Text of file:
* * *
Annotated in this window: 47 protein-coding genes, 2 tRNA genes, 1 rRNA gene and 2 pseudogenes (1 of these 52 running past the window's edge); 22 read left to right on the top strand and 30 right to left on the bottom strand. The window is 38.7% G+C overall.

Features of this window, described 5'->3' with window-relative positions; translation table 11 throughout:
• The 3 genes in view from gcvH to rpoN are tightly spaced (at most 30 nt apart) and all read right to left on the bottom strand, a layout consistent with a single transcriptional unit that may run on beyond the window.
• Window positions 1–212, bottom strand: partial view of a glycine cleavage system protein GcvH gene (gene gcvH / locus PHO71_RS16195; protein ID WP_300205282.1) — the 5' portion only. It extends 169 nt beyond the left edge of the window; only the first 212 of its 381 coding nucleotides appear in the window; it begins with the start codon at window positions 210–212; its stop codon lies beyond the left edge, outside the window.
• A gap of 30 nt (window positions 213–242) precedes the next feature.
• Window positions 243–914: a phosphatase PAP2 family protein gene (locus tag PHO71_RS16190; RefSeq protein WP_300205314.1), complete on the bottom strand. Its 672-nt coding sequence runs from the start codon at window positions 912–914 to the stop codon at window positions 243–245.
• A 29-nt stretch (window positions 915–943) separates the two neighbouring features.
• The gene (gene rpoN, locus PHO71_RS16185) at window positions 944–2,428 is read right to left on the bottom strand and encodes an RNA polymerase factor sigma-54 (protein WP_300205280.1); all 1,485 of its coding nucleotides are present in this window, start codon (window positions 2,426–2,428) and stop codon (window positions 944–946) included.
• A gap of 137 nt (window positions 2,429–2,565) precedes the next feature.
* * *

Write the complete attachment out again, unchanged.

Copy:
Annotated in this window: 47 protein-coding genes, 2 tRNA genes, 1 rRNA gene and 2 pseudogenes (1 of these 52 running past the window's edge); 22 read left to right on the top strand and 30 right to left on the bottom strand. The window is 38.7% G+C overall.

Features of this window, described 5'->3' with window-relative positions; translation table 11 throughout:
• The 3 genes in view from gcvH to rpoN are tightly spaced (at most 30 nt apart) and all read right to left on the bottom strand, a layout consistent with a single transcriptional unit that may run on beyond the window.
• Window positions 1–212, bottom strand: partial view of a glycine cleavage system protein GcvH gene (gene gcvH / locus PHO71_RS16195; protein ID WP_300205282.1) — the 5' portion only. It extends 169 nt beyond the left edge of the window; only the first 212 of its 381 coding nucleotides appear in the window; it begins with the start codon at window positions 210–212; its stop codon lies beyond the left edge, outside the window.
• A gap of 30 nt (window positions 213–242) precedes the next feature.
• Window positions 243–914: a phosphatase PAP2 family protein gene (locus tag PHO71_RS16190; RefSeq protein WP_300205314.1), complete on the bottom strand. Its 672-nt coding sequence runs from the start codon at window positions 912–914 to the stop codon at window positions 243–245.
• A 29-nt stretch (window positions 915–943) separates the two neighbouring features.
• The gene (gene rpoN, locus PHO71_RS16185) at window positions 944–2,428 is read right to left on the bottom strand and encodes an RNA polymerase factor sigma-54 (protein WP_300205280.1); all 1,485 of its coding nucleotides are present in this window, start codon (window positions 2,426–2,428) and stop codon (window positions 944–946) included.
• A gap of 137 nt (window positions 2,429–2,565) precedes the next feature.